Fritz Capelari Biography

While known by the name Fritz in Japan, Capelari's real first name was Friedrich. Capelari was born in the south Austrian district of Carinthia. His father was engaged in painting and woodcarving for use in interior design. After studying crafts and graphics at a trade school, Capelari attended a painting academy in Vienna from 1906 to 1910. His desire to visit Japan was fostered by the Japanese student he met at this school. In 1911, Capelari was hired by the Lloyds insurance company to create paintings of Shanghai harbor, and he departed for Asia. He arrived in Japan that same year, and he spent the next few years in China, Java and Japan, finally prevented from returning to his homeland by the outbreak of World War I.    
 
In the spring of 1915, Capelari rented a house in Tokyo's Hikawa-cho (Akasaka), and upon an oppor-tunity presented by his buying reproduction ukiyo-e prints from Shozaburo Watanabe, the two men ex-perimented with the creation and publication of Shin-hanga. During that same year, he created twelve woodblock prints, including Girls Going Home in the Rain (cat.no.75), and then he published at least another three prints prior to 1920. Capelari left Japan in 1920, and two years later returned to Europe. After spending ten years in the Netherlands, Britain and Spain, he re-visited Java and Japan in 1932. He then settled down after his next return to his homeland, where he became a member of the Carinthia Art Society, and created wood sculpture and landscape paintings in oil.  The currently confirmed woodblock prints by Capelari published by Watanabe are mainly landscape and beauty prints which take Japan as their subject. The pair of bird and flower prints White Birds on Pomegranate Tree in Day  and in Night are rare among all of the prints included in this exhibition. We can note a sense of Capelari's study of ukiyo-e in his works, whether those with long, hanging scroll like formats, or those which draw their nspiration from such Edo period ukiyo-e artists as Harunobu Suzuki and Hokusai Katsushika. Conver-sely, his stylized, simplified forms, and the graphic quality found in his figural expression, provide a vivid and modern sense of his position as "foreign ukiyo-e artist."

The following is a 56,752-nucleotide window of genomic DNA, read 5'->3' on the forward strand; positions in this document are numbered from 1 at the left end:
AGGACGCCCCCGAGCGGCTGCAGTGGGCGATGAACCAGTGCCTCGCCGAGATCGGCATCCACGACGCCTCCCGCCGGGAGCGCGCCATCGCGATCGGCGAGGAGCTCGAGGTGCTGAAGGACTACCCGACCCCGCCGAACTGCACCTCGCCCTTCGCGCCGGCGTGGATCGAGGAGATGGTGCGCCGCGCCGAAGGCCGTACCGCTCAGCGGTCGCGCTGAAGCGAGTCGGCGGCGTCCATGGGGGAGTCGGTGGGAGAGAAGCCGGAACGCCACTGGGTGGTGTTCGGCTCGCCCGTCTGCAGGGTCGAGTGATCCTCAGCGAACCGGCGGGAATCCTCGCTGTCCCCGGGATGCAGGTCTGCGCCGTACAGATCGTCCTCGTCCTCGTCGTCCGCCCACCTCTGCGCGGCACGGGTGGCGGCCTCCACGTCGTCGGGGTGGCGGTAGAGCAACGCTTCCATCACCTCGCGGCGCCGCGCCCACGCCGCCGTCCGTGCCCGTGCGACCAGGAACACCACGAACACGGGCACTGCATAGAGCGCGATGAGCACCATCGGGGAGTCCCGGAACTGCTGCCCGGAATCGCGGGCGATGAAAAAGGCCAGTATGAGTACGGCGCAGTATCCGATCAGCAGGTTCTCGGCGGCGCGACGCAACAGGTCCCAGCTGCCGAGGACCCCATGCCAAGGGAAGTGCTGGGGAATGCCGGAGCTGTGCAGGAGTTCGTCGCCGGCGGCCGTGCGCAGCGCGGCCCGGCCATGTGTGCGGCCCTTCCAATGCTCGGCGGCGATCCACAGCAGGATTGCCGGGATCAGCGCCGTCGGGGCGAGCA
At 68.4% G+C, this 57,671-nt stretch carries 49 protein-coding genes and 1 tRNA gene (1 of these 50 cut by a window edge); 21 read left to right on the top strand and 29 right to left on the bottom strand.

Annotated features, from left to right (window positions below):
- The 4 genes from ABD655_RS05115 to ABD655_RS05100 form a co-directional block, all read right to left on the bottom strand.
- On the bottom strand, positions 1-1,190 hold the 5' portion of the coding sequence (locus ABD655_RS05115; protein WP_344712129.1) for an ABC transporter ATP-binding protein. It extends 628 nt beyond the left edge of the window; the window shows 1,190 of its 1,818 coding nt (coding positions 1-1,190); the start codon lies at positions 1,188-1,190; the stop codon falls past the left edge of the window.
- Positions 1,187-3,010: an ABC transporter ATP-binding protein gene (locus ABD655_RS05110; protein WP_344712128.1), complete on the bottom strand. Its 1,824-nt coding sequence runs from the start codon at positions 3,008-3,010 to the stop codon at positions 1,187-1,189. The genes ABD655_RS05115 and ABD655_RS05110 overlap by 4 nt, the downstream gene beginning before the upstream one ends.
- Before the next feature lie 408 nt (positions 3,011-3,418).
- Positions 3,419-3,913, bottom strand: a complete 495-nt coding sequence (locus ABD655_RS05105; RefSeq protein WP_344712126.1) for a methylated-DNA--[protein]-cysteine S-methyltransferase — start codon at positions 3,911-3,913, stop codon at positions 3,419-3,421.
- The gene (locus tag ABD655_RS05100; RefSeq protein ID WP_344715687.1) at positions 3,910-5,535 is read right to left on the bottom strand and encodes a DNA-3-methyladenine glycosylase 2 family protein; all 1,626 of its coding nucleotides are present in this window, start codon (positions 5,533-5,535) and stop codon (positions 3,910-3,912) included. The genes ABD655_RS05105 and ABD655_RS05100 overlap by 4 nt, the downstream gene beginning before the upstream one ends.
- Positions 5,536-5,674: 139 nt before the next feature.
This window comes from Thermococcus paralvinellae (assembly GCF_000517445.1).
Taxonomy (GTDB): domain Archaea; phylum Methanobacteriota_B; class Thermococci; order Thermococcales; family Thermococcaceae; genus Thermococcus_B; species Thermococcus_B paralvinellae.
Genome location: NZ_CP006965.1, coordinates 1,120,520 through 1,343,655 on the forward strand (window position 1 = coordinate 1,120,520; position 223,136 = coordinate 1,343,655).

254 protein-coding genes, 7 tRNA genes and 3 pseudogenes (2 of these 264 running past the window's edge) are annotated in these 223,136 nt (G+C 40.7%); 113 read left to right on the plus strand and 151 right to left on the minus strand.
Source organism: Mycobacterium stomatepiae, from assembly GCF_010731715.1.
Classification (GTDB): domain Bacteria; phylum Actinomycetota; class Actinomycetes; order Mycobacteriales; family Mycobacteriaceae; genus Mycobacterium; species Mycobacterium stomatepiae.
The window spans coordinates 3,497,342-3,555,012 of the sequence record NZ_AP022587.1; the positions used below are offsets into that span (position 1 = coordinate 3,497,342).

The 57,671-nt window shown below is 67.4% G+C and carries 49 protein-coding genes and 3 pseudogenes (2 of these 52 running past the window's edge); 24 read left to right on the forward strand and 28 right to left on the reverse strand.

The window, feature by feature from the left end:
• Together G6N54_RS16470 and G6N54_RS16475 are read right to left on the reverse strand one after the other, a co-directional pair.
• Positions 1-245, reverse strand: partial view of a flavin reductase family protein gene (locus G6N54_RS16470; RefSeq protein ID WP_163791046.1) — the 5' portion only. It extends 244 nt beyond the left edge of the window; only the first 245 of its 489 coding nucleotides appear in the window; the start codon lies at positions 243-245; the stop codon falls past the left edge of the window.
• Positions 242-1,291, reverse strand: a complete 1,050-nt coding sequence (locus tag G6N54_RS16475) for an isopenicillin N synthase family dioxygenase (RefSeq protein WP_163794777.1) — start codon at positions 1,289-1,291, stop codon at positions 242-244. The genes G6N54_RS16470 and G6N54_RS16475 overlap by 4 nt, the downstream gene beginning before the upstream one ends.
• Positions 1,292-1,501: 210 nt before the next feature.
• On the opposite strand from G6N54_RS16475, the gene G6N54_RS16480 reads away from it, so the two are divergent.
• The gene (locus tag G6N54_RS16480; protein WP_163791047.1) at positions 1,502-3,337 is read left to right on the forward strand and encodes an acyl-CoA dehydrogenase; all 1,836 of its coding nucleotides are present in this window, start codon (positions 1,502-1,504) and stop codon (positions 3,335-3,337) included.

Source: Eyes Toward Asia, 1996 Yokohama Art Museum exhibition catalog.